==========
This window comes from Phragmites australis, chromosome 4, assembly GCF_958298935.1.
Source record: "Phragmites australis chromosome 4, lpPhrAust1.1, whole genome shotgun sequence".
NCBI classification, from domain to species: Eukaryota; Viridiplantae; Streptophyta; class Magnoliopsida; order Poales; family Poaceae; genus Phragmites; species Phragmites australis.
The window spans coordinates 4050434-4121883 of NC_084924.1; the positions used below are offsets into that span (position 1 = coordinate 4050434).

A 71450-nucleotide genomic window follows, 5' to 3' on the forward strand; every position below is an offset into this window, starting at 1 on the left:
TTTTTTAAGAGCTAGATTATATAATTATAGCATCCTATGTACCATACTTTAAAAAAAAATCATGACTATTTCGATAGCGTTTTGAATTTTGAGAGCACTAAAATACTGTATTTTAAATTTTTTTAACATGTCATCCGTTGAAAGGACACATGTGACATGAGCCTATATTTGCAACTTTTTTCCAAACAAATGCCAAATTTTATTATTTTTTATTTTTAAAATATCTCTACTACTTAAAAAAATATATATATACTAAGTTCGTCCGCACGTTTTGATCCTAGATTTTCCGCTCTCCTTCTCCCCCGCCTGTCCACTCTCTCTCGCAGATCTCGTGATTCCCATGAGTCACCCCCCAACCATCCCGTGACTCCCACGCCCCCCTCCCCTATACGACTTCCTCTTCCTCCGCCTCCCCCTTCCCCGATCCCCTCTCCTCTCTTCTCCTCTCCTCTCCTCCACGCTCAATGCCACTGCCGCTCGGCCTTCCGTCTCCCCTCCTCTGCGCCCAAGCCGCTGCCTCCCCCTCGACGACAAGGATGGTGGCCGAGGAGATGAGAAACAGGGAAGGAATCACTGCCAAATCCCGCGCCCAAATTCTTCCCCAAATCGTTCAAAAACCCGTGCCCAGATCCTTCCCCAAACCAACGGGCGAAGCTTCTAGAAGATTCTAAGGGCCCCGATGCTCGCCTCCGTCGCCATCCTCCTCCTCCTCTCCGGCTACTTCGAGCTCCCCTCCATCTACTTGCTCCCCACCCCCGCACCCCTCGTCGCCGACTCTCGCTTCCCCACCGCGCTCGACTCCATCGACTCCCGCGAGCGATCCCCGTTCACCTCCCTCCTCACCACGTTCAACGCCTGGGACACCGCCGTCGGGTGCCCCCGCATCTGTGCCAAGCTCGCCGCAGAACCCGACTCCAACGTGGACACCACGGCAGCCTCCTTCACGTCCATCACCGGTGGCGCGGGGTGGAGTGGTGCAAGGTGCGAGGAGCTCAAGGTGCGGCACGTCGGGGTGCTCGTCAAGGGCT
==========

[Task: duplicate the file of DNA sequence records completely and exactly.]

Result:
This window comes from Phragmites australis, chromosome 4, assembly GCF_958298935.1.
Source record: "Phragmites australis chromosome 4, lpPhrAust1.1, whole genome shotgun sequence".
NCBI classification, from domain to species: Eukaryota; Viridiplantae; Streptophyta; class Magnoliopsida; order Poales; family Poaceae; genus Phragmites; species Phragmites australis.
The window spans coordinates 4050434-4121883 of NC_084924.1; the positions used below are offsets into that span (position 1 = coordinate 4050434).

A 71450-nucleotide genomic window follows, 5' to 3' on the forward strand; every position below is an offset into this window, starting at 1 on the left:
TTTTTTAAGAGCTAGATTATATAATTATAGCATCCTATGTACCATACTTTAAAAAAAAATCATGACTATTTCGATAGCGTTTTGAATTTTGAGAGCACTAAAATACTGTATTTTAAATTTTTTTAACATGTCATCCGTTGAAAGGACACATGTGACATGAGCCTATATTTGCAACTTTTTTCCAAACAAATGCCAAATTTTATTATTTTTTATTTTTAAAATATCTCTACTACTTAAAAAAATATATATATACTAAGTTCGTCCGCACGTTTTGATCCTAGATTTTCCGCTCTCCTTCTCCCCCGCCTGTCCACTCTCTCTCGCAGATCTCGTGATTCCCATGAGTCACCCCCCAACCATCCCGTGACTCCCACGCCCCCCTCCCCTATACGACTTCCTCTTCCTCCGCCTCCCCCTTCCCCGATCCCCTCTCCTCTCTTCTCCTCTCCTCTCCTCCACGCTCAATGCCACTGCCGCTCGGCCTTCCGTCTCCCCTCCTCTGCGCCCAAGCCGCTGCCTCCCCCTCGACGACAAGGATGGTGGCCGAGGAGATGAGAAACAGGGAAGGAATCACTGCCAAATCCCGCGCCCAAATTCTTCCCCAAATCGTTCAAAAACCCGTGCCCAGATCCTTCCCCAAACCAACGGGCGAAGCTTCTAGAAGATTCTAAGGGCCCCGATGCTCGCCTCCGTCGCCATCCTCCTCCTCCTCTCCGGCTACTTCGAGCTCCCCTCCATCTACTTGCTCCCCACCCCCGCACCCCTCGTCGCCGACTCTCGCTTCCCCACCGCGCTCGACTCCATCGACTCCCGCGAGCGATCCCCGTTCACCTCCCTCCTCACCACGTTCAACGCCTGGGACACCGCCGTCGGGTGCCCCCGCATCTGTGCCAAGCTCGCCGCAGAACCCGACTCCAACGTGGACACCACGGCAGCCTCCTTCACGTCCATCACCGGTGGCGCGGGGTGGAGTGGTGCAAGGTGCGAGGAGCTCAAGGTGCGGCACGTCGGGGTGCTCGTCAAGGGCT